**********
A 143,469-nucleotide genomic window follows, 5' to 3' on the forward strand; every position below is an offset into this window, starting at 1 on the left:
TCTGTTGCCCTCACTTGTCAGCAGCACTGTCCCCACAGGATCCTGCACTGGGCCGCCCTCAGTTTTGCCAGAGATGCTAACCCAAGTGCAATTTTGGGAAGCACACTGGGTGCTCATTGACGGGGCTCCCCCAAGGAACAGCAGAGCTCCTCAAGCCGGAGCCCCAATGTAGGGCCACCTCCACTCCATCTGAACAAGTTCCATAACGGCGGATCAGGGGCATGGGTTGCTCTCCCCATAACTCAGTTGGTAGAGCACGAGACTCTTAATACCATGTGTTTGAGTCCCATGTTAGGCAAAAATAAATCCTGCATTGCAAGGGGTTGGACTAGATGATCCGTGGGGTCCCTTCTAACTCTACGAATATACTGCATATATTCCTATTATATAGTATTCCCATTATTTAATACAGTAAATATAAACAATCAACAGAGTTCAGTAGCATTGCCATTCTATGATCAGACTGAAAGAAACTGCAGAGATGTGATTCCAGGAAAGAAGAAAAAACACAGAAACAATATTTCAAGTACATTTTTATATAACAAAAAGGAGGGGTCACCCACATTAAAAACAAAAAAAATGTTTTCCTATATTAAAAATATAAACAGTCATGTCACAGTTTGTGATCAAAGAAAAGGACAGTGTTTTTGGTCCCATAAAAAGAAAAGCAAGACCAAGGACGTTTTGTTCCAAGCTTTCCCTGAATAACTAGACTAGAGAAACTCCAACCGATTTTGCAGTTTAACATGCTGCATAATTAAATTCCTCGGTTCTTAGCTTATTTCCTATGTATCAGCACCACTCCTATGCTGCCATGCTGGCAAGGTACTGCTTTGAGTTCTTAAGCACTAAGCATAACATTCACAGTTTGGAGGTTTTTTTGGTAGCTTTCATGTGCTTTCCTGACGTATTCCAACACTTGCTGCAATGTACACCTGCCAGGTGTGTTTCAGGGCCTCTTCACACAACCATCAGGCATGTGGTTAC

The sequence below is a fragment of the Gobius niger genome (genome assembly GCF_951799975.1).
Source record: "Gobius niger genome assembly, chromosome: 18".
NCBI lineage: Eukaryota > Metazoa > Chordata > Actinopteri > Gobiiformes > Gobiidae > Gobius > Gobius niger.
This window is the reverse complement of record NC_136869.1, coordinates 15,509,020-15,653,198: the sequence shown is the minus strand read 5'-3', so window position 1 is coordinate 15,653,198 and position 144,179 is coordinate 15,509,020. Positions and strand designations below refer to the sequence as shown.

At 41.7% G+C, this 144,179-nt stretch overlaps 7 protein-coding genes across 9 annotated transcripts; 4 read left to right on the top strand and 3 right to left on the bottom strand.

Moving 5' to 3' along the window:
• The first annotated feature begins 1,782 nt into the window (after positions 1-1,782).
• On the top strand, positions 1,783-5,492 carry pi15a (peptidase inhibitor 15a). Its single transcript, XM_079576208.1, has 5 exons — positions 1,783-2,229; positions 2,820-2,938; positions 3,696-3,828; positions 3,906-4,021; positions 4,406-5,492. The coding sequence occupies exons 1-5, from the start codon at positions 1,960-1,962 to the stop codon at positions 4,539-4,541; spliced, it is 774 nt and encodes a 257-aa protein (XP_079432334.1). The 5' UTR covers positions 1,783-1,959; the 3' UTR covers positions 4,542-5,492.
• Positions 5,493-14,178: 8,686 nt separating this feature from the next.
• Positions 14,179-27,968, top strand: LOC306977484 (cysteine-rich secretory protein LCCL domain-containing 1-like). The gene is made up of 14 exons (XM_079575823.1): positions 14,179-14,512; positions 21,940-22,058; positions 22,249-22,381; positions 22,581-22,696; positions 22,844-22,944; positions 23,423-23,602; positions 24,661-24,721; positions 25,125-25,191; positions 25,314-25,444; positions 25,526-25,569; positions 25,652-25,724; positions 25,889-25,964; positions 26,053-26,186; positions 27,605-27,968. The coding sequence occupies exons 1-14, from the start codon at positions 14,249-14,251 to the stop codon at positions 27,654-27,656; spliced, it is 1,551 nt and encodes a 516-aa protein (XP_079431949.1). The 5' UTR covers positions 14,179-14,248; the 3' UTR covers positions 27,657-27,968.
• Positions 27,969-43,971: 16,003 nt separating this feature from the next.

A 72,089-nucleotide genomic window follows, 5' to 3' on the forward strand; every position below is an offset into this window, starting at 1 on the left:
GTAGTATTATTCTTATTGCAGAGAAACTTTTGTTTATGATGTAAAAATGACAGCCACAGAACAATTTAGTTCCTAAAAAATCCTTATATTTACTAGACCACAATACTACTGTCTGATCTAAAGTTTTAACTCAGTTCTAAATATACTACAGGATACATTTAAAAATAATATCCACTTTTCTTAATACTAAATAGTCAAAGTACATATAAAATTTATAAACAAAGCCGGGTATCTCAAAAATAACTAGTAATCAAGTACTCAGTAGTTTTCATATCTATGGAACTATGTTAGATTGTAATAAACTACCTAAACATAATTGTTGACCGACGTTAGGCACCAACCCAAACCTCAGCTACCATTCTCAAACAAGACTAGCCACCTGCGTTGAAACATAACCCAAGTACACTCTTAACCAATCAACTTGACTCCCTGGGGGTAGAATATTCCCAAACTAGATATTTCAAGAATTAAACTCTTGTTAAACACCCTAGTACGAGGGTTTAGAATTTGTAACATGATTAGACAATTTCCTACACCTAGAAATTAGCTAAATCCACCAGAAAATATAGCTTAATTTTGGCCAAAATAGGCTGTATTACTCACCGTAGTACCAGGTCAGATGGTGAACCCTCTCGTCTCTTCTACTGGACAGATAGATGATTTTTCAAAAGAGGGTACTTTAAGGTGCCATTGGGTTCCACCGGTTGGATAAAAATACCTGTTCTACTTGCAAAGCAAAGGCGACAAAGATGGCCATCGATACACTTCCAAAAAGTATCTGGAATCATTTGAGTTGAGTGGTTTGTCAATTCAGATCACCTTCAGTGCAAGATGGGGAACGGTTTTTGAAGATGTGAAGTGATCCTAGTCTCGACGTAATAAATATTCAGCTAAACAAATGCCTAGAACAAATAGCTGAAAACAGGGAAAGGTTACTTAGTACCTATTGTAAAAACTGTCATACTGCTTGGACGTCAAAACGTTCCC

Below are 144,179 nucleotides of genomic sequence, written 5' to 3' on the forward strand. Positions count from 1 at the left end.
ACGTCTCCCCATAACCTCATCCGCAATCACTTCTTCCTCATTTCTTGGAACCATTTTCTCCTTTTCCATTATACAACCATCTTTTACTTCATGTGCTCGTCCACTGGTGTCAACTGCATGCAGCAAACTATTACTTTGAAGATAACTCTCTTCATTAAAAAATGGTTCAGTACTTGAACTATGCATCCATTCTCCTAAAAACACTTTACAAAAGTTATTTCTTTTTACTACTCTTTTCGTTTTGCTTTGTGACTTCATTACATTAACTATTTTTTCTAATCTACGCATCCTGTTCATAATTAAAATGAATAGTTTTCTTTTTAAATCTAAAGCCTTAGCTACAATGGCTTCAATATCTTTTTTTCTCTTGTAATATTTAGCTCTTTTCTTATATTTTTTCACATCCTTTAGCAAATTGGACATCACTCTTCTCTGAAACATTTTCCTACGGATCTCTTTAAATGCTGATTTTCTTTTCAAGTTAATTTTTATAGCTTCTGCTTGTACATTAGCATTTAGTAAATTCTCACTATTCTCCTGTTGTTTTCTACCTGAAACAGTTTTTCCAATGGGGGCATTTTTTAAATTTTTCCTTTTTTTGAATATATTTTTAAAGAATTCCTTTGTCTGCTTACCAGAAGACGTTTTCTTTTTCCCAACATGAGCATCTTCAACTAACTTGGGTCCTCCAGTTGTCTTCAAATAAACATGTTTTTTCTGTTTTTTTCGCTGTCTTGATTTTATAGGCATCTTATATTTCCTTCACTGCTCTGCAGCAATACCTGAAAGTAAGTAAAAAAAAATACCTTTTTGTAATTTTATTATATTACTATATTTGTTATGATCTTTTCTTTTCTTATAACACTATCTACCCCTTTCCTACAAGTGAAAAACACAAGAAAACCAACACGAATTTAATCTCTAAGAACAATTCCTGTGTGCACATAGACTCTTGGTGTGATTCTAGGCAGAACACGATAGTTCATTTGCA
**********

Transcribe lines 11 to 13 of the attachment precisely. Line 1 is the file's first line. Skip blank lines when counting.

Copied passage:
• Positions 5,493-14,178: 8,686 nt separating this feature from the next.
• Positions 14,179-27,968, top strand: LOC306977484 (cysteine-rich secretory protein LCCL domain-containing 1-like). The gene is made up of 14 exons (XM_079575823.1): positions 14,179-14,512; positions 21,940-22,058; positions 22,249-22,381; positions 22,581-22,696; positions 22,844-22,944; positions 23,423-23,602; positions 24,661-24,721; positions 25,125-25,191; positions 25,314-25,444; positions 25,526-25,569; positions 25,652-25,724; positions 25,889-25,964; positions 26,053-26,186; positions 27,605-27,968. The coding sequence occupies exons 1-14, from the start codon at positions 14,249-14,251 to the stop codon at positions 27,654-27,656; spliced, it is 1,551 nt and encodes a 516-aa protein (XP_079431949.1). The 5' UTR covers positions 14,179-14,248; the 3' UTR covers positions 27,657-27,968.
• Positions 27,969-43,971: 16,003 nt separating this feature from the next.